The Evolution of Private Health Insurance and Why the Patient Protection and Affordable Care Act is the Future of Health Care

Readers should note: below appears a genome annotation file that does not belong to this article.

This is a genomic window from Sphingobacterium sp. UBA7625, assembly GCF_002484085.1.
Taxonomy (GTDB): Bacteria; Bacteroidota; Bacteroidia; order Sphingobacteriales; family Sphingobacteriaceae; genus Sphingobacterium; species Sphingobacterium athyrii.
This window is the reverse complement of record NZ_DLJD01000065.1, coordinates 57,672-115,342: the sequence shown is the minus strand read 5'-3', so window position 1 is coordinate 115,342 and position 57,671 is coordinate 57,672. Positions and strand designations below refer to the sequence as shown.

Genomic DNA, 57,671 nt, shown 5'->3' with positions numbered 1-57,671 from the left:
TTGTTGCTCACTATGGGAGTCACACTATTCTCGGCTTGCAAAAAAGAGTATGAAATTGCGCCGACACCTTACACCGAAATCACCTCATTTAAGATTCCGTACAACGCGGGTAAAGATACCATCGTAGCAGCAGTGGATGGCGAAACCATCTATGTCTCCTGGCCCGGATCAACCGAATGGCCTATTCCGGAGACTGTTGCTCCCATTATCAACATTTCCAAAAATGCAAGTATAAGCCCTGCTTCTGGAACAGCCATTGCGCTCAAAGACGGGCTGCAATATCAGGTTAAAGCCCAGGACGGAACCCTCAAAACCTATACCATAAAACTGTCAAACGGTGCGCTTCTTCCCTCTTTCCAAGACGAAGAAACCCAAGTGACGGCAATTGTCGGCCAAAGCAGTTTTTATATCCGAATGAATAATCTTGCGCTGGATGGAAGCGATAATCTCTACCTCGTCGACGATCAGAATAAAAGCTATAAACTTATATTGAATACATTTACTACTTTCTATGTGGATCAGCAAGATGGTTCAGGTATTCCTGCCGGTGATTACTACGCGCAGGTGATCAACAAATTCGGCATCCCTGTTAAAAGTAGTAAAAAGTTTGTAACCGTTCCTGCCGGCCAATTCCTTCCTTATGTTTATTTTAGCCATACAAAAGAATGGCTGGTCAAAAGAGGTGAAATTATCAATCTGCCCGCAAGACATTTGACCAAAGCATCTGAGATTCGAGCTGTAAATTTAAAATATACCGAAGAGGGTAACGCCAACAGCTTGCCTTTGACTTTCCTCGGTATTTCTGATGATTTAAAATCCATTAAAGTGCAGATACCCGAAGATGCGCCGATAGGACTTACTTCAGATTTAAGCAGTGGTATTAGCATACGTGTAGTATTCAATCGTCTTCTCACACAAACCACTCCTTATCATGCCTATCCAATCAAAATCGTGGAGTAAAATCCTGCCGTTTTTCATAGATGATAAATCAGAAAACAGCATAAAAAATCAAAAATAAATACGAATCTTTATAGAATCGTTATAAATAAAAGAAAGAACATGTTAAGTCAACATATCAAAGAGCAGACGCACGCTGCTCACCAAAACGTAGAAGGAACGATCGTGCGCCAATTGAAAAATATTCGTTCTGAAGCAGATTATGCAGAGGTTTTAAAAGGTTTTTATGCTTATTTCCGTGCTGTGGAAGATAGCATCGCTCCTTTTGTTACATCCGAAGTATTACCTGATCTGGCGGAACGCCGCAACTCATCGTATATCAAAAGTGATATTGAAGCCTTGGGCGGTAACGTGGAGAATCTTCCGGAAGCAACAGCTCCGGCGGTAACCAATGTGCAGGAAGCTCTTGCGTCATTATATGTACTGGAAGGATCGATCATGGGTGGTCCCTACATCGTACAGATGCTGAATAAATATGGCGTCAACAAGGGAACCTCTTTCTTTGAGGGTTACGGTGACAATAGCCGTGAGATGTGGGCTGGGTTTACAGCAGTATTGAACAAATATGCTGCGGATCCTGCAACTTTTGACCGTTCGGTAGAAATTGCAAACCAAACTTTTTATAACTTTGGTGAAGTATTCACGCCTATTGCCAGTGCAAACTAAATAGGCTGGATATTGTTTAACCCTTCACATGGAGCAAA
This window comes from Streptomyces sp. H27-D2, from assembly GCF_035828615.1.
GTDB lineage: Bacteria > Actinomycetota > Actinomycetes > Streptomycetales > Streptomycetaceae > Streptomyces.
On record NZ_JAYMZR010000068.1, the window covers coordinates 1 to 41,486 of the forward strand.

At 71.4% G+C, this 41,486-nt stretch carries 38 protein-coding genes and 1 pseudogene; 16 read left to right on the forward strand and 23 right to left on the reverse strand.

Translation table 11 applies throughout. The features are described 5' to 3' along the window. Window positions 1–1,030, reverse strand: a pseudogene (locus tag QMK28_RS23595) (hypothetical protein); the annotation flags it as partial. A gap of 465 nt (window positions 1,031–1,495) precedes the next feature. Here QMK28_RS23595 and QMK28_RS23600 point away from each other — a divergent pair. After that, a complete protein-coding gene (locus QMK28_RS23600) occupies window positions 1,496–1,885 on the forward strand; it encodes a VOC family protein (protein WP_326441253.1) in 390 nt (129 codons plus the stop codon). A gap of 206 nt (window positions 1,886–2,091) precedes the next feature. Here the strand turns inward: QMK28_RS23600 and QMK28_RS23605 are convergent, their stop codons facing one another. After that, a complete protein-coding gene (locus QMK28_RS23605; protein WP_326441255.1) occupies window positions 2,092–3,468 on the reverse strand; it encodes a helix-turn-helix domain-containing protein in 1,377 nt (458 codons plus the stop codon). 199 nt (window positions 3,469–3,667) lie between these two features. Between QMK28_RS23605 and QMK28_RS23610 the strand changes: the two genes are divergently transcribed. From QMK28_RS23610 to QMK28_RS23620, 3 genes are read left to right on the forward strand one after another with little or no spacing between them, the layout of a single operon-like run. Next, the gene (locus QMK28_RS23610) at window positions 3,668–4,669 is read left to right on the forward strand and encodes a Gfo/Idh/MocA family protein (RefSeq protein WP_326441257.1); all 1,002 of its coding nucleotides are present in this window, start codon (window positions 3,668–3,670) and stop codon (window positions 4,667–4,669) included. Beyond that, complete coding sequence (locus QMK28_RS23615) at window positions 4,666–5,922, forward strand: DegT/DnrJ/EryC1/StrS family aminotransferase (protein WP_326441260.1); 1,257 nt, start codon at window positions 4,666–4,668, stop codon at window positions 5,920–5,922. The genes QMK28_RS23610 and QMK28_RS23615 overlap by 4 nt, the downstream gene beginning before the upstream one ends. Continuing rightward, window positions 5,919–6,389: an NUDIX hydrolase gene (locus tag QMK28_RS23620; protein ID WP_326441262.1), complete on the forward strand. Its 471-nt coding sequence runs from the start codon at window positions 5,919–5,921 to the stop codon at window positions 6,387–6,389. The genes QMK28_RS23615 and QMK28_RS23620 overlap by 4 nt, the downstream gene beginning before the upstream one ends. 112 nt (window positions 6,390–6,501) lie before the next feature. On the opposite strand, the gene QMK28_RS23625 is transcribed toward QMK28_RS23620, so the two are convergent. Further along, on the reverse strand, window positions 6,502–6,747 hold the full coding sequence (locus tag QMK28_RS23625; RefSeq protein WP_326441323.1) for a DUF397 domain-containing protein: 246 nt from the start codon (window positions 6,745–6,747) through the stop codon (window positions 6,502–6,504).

One of the most hotly debated topics in the past two years has been health care reform. An effort by President Obama was successful and in March 2010, the Patient Protection and Affordable Care Act or PPACA was signed into law. This law aims to reform the entire U.S. health care delivery and financing system. In this paper, I will discuss how health insurance has evolved over time and how the PPACA is the future of healthcare. Originally, as early as the mid-1800s, workers were insured against lost wages resulting from work-related injuries. Later, insurance was created to cover lost wages resulting from catastrophic illness. Health insurance as we know it today began in the 1930s when insurance began to pay part or all of the cost of medical services to providers. A group of teachers from Baylor University contracted with Baylor Hospital in Dallas, Texas to provide coverage for hospital expenses. This arrangement yielded Blue Cross, the dominant form of insurance in the United States for the next forty years (Sultz & Young, 2011). Blue Cross was a private, not-for-profit insurance company which made payments directly to providers. Originally, a community rating was used in which “all individuals in a defined group pay single premiums without regard to age, gender, occupation or health status,” (Sultz & Young, 2011, p.231). This helped to provide insurance to the entire community without discriminating against those who might have varying risk characteristics. This remained the norm until commercial insurance invaded the marketplace and began to use experience rating in order to calculate higher premiums for those they deemed less healthy and offered lower premiums for those they deemed healthy (Sultz & Young, 2011). The creation of Blue Cross and the insurance it provided is significant for many reasons. It began a new era in U.S. health care delivery and financing. For the first time, hospital care was easily within reach of middle-class working Americans. Blue Cross removed financial barriers to care and increased access to and utilization of hospital services. Blue Cross led the way for Blue Shield plans which provided physician payments and by the early 1940s were operating across the country (Sultz & Young, 2011). In 1965, the Social Security Act brought about Medicare, for the elderly and federally funded, and Medicaid, for the indigent and funded jointly by federal and state programs. Instead of the government providing medical services directly to these programs, a contract is made with many different service providers to carry out treatment. Within a few years, Medicare spending grew significantly. With Medicare’s full cost reimbursement, providers saw no reason for efficiency. This all changed in 1983 when a new payment system using diagnosis related groups, or DRGs, went into effect and based payment on “established fees for services required to treat specific diagnoses rather than on discreet units of services,” (Sultz & Young, 2011, p.249). This system forced hospitals to be more efficient and only perform services needed to produce optimal patient outcomes. Managed care plans gained prevalence with the Health Maintenance Organization (HMO) Act of 1973. In this system, providers are prepaid for services and members of the HMO were required to obtain all care within the organization. Beneficiaries share financial risks with copayments and deductibles. Copayments are a set amount the beneficiary must pay when receiving covered services. Deductibles are a predetermined amount that must be paid by the beneficiary before the insurance company will assume financial responsibility for charges (Sultz & Young, 2011). Another type of managed care is a preferred provider organization or PPO. These plans are generally more expensive than an HMO because they provide more...
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